A research team from Glasgow University in Scotland has announced an altered pattern of gene activity in 50 patients with the Chronic FatigueSyndrome/Chronic Fatigue and Immune Dysfunction Syndrome/ Myalgic Encephalopathy (CFS/CFIDS/ME). Dr. John Gow, the senior researcher, said, "We have identified genes which were up-regulated compared with genes in normal healthy individuals... This means the genes are switched on or off an at inappropriate time... It looks like the immune system is working overtime when it shouldn't be..."
Dr. Gow and his team mapped the entire genome of 33,000 genes in the CFS/CFIDS/ME sufferers and then compared them with the genes of healthy people. Despite the initial results, Dr. Gow stressed that more testing of CFS/CFIDS/ME patients is needed to make sure that the unusual gene activity is specific for Chronic Fatigue Syndrome. He thinks this further testing would take about a year.
Diagnostic Test and Treatments:
The research team is hopeful that the potential "CFS gene signature" could lead to a specific diagnostic test, and has already patented the genes which would be involved in diagnostic testing. A prototype diagnostic testing kit has been developed which would give a yes or no answer as to whether CFS is present.
Even more exciting is the promise of medication to treat the abnormal gene/immune dysfunction. Dr. Gow stated, "Our work has given us clues as to which pathways are up- or down-regulated and we know which drugs activate different pathways, so we think we can find drug treatments that will be beneficial to patients."
These specific drugs are already on the market and therefore could be available to CFS/CFIDS/ME patients in the immediate future. Dr. Gow said, " ...it really needs to go through proper trials before these drugs become widely available."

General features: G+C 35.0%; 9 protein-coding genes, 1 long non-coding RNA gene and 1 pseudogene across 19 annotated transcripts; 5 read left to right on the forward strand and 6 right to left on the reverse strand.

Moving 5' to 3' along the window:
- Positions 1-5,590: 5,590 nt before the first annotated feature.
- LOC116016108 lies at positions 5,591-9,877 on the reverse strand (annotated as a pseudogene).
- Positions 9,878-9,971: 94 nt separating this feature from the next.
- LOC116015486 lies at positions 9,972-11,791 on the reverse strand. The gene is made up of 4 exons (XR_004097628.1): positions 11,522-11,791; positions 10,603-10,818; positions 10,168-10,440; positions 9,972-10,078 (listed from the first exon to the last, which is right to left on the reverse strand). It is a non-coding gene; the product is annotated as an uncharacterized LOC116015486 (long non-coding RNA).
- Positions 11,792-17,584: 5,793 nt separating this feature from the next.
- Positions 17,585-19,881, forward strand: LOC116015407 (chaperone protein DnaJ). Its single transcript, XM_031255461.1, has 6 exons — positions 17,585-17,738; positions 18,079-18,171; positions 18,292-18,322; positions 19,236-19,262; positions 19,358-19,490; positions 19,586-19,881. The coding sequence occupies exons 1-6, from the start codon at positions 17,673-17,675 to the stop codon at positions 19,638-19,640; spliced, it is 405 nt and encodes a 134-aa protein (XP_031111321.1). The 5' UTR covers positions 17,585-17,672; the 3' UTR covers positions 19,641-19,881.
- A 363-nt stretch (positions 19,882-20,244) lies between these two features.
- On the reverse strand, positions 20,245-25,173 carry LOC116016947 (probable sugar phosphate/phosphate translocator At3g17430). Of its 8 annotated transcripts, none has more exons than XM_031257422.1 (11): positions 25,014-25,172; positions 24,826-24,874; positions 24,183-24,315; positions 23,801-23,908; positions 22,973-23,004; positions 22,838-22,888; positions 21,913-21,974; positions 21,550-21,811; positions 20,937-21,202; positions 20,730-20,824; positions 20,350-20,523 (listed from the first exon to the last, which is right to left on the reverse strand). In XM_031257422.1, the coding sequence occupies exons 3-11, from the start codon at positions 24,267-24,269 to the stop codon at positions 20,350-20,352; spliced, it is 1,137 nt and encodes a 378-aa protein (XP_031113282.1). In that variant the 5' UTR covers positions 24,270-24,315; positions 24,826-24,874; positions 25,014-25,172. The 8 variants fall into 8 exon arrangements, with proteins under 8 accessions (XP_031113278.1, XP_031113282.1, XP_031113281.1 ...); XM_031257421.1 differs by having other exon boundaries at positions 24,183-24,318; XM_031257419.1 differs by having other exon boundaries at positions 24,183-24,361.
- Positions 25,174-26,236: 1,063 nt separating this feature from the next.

This is important research since it includes a possible mechanism of action, a diagnostic test, and potential medication. Of course, we must wait and see.
Sources: BBC News, UK Edition, 28 May 2005; The Scotsman, 20 May 2005; Co-Cure; ME Association.
Updated Information on Dr. Gow's Research
Since this article was written, two groups in Britain: MERGE (ME Research Group for Education and Support) and the ME Association have provided substantial funding to enable Dr. Gow and his associates to begin the second phase of their research. MERGE has provided an interim award of 8,000 pounds and the ME Association has granted 28,675 pounds (in addition to the nearly 9,000 pounds that the MEA has already provided).
The following update on the research is taken with permission from a Co-Cure post dated June 27, 2005:
"So the second phase of the study should now be able to commence in August.
Why is this type of genetic research so important in ME/CFS?
In very simple terms, the Glasgow University research group will be using a technique called DNA chip microassay analysis to map out what is happening to a vast amount of individual genetic information—over 33,000 gene sequences in each individual. The scientists will be carrying out this genetic analysis on a large group of people with ME/CFS, another large group of healthy matched controls, and a further large group of people with a range of other illnesses—such a multiple sclerosis and depression—in which fatigue is a major clinical symptom. In particular, the scientists will be trying to identify whether there is a unique profile of genetic abnormalities in people with ME/CFS by looking for data which indicates that certain specific genes are either up-regulated or down-regulated—roughly meaning that they are being over-active, under-active or 'switched-off'.
The activity of these genes—gene expression in medical jargon—can have very important consequences on the types of cellular activity, including crucial biochemical pathways, that they control in the nervous system, immune system, and all other parts of the body. So the ultimate aim of the study is to identify specific gene abnormalities which may then lead to new avenues of research and the presence of a diagnostic biomarker or diagnostic biomakers which is/are only present in ME/CFS.
Preliminary results from phase one of this study already indicate that significant abnormalities in gene expression are present in the ME/CFS group, but this data now needs to be confirmed in a much larger trial.
This type of information on gene expression will also be highly relevant to new forms of treatment which are worth assessing. And as the data becomes clearer, a further phase of the research will hopefully then involve a clinical trial of drug treatment aimed at the underlying cause of ME/CFS."